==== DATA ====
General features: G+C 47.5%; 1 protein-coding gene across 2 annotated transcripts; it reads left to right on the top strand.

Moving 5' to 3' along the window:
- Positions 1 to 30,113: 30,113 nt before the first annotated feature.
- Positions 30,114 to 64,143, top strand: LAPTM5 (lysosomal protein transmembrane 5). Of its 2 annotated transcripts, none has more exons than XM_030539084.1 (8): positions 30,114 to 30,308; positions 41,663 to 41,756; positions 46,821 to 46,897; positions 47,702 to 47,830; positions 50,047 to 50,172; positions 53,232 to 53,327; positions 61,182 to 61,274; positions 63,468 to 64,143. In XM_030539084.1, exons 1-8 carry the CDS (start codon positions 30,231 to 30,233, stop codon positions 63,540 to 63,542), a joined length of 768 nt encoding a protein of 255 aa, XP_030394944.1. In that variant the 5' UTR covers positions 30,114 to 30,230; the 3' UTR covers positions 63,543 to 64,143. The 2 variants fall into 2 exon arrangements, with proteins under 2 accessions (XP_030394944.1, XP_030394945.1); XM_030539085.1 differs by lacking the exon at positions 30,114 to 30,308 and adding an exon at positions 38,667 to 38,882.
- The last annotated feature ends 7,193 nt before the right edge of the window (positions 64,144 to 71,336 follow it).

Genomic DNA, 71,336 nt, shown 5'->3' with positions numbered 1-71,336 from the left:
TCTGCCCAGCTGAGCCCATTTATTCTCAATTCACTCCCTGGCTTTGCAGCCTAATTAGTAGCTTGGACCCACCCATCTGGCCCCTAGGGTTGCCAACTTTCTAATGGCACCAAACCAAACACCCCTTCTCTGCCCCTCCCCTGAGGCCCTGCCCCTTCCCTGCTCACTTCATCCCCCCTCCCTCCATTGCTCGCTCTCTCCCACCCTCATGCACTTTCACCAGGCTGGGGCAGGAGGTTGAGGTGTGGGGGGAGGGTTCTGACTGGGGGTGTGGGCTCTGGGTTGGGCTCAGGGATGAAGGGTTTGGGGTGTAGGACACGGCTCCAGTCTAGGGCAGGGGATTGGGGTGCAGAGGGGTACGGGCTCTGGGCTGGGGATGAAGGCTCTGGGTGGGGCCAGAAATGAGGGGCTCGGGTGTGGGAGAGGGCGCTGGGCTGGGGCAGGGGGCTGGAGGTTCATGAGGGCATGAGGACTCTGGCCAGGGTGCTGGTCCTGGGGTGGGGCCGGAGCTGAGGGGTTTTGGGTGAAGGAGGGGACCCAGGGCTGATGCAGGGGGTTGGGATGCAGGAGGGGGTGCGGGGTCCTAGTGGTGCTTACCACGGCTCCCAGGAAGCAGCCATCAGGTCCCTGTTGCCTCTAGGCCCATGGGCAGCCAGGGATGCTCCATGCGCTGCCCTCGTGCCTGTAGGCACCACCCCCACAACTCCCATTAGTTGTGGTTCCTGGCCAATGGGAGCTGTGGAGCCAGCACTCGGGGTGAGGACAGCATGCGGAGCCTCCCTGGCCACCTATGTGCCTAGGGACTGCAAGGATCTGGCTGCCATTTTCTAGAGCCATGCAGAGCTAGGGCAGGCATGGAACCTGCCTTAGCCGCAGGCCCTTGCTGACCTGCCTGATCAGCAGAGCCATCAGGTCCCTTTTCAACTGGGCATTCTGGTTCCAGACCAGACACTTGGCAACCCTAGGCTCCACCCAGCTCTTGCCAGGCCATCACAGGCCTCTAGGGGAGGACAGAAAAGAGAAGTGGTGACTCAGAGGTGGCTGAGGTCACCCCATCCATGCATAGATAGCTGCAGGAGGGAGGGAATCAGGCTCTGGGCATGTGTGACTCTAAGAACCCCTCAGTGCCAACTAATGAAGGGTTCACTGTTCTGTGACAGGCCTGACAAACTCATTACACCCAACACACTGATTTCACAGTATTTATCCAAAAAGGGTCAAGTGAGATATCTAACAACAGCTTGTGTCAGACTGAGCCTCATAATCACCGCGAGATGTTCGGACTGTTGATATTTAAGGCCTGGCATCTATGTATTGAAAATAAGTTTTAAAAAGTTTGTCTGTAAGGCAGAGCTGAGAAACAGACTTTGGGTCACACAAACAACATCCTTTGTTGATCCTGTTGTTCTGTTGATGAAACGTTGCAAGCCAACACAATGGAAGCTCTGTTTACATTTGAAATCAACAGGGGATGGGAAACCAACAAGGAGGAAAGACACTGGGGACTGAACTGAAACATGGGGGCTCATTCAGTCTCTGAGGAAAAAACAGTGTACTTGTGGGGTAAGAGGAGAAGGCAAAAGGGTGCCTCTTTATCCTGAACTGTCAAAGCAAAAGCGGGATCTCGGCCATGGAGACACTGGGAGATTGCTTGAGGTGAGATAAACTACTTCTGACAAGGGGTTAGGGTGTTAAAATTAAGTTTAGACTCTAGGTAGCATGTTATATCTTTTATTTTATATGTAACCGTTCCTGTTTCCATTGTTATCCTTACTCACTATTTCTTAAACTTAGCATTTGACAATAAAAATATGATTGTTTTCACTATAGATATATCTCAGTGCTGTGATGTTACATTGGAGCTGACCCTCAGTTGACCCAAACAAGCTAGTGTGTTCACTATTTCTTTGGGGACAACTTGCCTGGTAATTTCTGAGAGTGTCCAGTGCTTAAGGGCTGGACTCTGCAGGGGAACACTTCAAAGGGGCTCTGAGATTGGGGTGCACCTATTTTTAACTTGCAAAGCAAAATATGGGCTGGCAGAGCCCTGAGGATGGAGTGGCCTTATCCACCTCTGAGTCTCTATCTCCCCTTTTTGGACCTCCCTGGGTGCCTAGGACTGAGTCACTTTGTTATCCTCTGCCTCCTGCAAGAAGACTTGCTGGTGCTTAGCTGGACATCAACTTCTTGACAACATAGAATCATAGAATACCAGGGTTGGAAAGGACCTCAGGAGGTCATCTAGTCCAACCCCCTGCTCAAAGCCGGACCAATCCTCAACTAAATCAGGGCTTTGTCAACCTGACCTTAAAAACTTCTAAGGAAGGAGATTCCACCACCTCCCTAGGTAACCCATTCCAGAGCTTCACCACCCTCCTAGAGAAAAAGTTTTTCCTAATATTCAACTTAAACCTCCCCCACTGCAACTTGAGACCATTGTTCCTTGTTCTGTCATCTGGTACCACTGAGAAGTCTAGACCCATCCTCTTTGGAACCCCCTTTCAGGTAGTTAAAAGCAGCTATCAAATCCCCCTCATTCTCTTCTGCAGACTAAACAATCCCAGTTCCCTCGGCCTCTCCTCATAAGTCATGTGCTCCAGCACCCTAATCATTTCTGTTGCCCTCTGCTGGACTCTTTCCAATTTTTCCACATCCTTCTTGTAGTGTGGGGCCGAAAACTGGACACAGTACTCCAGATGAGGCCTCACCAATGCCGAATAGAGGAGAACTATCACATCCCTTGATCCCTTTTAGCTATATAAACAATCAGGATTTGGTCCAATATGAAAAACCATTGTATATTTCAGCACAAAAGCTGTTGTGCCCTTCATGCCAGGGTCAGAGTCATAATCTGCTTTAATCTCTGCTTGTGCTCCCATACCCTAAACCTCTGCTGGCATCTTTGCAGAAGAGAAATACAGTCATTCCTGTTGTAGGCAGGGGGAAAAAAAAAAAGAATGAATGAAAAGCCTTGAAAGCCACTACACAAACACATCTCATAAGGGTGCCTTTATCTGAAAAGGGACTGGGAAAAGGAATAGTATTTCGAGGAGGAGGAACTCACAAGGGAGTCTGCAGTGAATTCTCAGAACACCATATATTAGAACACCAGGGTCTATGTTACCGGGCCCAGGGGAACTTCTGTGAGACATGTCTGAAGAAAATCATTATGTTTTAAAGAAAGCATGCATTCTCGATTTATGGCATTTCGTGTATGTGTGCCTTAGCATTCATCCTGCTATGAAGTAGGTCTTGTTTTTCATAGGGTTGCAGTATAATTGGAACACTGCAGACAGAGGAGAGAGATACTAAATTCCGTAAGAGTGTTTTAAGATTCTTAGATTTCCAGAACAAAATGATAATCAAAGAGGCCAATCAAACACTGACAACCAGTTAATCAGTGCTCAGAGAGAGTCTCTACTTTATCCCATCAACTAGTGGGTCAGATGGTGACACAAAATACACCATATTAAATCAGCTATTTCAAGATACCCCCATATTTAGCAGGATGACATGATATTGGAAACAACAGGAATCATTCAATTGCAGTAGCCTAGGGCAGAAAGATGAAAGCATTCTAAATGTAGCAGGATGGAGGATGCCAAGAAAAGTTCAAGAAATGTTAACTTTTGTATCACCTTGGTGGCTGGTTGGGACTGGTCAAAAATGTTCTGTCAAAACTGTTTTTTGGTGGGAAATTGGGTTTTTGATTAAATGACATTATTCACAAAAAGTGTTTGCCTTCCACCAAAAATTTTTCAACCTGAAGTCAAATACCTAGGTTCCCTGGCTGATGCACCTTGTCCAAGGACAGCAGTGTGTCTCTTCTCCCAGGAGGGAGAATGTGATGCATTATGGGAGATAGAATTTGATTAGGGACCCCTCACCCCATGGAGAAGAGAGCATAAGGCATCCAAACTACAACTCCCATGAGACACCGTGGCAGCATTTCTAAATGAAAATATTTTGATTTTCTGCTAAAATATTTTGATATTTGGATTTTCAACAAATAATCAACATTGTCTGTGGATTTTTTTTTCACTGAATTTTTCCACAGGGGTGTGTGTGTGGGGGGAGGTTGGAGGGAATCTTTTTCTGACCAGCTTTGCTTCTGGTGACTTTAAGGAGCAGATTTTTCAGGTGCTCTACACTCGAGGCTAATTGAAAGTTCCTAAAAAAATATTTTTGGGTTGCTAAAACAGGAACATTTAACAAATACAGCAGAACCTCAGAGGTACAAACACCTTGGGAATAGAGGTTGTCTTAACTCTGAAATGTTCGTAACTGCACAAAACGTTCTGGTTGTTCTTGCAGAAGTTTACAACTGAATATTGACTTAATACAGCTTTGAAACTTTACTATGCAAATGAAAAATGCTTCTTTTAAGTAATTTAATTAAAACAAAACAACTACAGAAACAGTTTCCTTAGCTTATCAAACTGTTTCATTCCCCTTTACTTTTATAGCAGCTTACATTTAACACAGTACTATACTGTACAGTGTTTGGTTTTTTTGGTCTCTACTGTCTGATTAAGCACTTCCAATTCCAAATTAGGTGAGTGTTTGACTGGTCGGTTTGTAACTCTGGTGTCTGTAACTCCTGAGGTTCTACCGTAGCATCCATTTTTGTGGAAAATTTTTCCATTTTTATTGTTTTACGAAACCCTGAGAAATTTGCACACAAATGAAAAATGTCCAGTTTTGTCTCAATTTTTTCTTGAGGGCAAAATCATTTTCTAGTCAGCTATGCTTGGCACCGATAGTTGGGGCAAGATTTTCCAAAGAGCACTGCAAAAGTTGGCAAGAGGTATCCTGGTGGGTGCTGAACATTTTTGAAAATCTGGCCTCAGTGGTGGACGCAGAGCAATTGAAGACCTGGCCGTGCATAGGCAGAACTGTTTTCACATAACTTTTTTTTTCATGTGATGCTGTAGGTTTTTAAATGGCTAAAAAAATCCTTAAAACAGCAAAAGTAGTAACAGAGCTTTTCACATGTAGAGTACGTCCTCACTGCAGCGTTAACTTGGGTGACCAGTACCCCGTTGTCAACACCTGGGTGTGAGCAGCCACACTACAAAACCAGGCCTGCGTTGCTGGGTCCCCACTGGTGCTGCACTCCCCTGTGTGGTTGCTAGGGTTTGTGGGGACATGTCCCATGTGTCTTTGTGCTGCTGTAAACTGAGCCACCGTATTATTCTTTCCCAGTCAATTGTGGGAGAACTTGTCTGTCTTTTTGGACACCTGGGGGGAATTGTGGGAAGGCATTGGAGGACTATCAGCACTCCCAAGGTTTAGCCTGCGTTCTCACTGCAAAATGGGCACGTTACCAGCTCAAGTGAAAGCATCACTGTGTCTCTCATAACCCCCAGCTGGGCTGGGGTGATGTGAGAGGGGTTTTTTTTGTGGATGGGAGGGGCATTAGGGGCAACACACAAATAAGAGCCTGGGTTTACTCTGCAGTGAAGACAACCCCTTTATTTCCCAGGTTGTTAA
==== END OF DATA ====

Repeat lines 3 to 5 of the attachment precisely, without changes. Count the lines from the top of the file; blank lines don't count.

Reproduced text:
- Positions 1 to 30,113: 30,113 nt before the first annotated feature.
- Positions 30,114 to 64,143, top strand: LAPTM5 (lysosomal protein transmembrane 5). Of its 2 annotated transcripts, none has more exons than XM_030539084.1 (8): positions 30,114 to 30,308; positions 41,663 to 41,756; positions 46,821 to 46,897; positions 47,702 to 47,830; positions 50,047 to 50,172; positions 53,232 to 53,327; positions 61,182 to 61,274; positions 63,468 to 64,143. In XM_030539084.1, exons 1-8 carry the CDS (start codon positions 30,231 to 30,233, stop codon positions 63,540 to 63,542), a joined length of 768 nt encoding a protein of 255 aa, XP_030394944.1. In that variant the 5' UTR covers positions 30,114 to 30,230; the 3' UTR covers positions 63,543 to 64,143. The 2 variants fall into 2 exon arrangements, with proteins under 2 accessions (XP_030394944.1, XP_030394945.1); XM_030539085.1 differs by lacking the exon at positions 30,114 to 30,308 and adding an exon at positions 38,667 to 38,882.
- The last annotated feature ends 7,193 nt before the right edge of the window (positions 64,144 to 71,336 follow it).